Catalán (2013) have already explicated a framework, termed the Mathematics Teacher’s

Specialized Knowledge (MTSK) framework, which is constructed on, and projects, an

intrinsic perspective whereby the idea of specialization is framed with regard to the

inseparability of knowledge and context. The key to recognizing and making visible what

makes mathematics teacher knowledge specialized lies, we argue, in the context in which the

knowledge comes into being. Contextuality, then, becomes the central concern. Obviously,

that context matters is hardly new nor provocative (see e.g., Fennema & Franke, 1992);

however, the way in which the term is commonly used differs from the point we want to

advance in this paper.

In our view, whether knowledge is specialized or not is a question of whether the knowledge

is contextually adaptive (Hashweh, 2005), that is, functional on a moment-by-moment basis,

and highly sensitive to the changing details of the situation as teachers interact with the

environment and with the students around them. This means, rather than expecting differences

in knowledge (concerning quantity, quality, etc.) based on broad descriptions of context –

such as school vs. scientific environment – the term ―context‖ acquires a very different and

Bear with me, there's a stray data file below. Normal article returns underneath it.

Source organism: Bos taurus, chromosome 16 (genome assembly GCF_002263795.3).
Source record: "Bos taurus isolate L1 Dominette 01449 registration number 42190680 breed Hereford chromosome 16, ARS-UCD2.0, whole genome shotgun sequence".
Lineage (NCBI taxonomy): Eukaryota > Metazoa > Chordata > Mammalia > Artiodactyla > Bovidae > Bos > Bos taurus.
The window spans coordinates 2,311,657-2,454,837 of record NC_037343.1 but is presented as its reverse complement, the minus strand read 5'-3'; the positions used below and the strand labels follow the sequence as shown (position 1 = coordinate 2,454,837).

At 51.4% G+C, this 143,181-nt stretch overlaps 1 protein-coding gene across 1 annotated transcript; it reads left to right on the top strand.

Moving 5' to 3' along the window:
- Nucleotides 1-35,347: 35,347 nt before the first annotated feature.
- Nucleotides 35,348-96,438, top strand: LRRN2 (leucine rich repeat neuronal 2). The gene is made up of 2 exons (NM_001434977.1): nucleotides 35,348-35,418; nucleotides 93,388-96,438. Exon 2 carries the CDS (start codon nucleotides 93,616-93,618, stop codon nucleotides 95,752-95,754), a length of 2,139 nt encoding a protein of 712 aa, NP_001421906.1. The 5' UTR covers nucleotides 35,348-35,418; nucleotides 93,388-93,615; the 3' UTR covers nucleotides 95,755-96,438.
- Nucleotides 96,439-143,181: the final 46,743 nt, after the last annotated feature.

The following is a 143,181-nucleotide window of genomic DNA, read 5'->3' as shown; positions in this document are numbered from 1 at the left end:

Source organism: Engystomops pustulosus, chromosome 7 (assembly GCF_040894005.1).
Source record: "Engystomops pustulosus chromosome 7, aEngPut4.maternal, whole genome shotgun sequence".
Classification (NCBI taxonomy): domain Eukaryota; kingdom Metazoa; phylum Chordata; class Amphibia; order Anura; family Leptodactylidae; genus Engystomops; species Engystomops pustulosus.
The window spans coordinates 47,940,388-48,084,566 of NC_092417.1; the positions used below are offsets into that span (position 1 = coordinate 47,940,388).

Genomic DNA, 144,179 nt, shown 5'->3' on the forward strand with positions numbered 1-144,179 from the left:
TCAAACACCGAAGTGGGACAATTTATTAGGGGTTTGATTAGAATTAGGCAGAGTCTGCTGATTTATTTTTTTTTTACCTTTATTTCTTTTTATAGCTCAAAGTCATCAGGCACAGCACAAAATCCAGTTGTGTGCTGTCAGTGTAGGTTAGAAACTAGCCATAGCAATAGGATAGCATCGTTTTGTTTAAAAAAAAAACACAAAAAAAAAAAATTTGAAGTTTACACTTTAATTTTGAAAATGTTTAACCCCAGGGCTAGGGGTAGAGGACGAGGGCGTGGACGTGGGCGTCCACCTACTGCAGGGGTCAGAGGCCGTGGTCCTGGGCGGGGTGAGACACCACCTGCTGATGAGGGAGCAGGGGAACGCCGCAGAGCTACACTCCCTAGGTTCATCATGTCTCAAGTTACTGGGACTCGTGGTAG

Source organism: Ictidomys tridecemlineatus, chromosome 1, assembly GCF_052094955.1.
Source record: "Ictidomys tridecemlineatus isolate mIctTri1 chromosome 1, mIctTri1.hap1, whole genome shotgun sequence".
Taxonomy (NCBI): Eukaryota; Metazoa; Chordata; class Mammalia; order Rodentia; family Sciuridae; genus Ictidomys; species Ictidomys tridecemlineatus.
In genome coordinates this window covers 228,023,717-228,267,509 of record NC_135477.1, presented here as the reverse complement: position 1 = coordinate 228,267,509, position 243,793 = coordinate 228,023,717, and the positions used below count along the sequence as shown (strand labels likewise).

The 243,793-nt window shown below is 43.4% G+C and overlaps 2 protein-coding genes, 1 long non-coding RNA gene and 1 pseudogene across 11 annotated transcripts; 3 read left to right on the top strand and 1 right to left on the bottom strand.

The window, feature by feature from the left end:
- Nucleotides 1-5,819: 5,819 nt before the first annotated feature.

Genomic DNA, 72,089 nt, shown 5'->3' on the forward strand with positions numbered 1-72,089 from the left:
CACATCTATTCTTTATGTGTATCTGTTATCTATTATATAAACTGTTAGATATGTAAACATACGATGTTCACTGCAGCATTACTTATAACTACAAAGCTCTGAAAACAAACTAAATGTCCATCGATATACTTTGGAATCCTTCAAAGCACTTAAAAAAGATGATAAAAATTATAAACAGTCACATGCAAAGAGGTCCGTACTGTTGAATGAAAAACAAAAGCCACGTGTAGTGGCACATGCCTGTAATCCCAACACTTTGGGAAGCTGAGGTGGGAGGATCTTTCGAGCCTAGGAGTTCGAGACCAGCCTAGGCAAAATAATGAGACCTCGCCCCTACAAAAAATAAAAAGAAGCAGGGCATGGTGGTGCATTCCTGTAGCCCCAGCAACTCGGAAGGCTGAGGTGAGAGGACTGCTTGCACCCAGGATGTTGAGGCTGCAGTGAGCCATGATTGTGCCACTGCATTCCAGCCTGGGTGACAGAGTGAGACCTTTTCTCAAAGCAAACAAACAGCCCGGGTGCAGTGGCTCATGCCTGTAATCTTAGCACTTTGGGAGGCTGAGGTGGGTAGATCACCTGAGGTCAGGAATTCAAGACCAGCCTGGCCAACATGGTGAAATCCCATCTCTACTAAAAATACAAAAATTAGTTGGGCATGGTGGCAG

deeper meaning than the ways it has been previously construed. This perspective assumes that

context consists of situations and activities embedded in the learning-teaching complex in the

immediate moment. In consequence, what signifies mathematics teacher knowledge might be

better described (or can be better approached) from within the discipline. In this regard,

certain cognitive dispositions when analyzing the knowledge involved in assessing students‘

subtraction strategies. They affirmed that it is debatable whether the knowledge used by a

teacher is exclusive to him or her, or is shared with other practitioners of mathematics. They

focus discussion on certain cognitive dispositions and wonder who else, other than a

mathematics teacher might have such kind of knowledge, thus moving the focal point of the

debate from mathematics teacher knowledge to that of other professionals.

The answers we might gain from such comparisons (mathematics teachers vs.

mathematicians, mathematics teachers vs. teachers of other subjects, etc.) are external to

mathematics education as a discipline, in that they offer justifications that are recognizable

and measurable but neither cognitive (concerning the processes involved in knowledge) nor

epistemological (regarding the nature of knowledge). External referents (such as

mathematicians) might provide useful markers for identifying static traits that differ from

mathematics teachers such as the content of teacher knowledge, that is, what teachers‘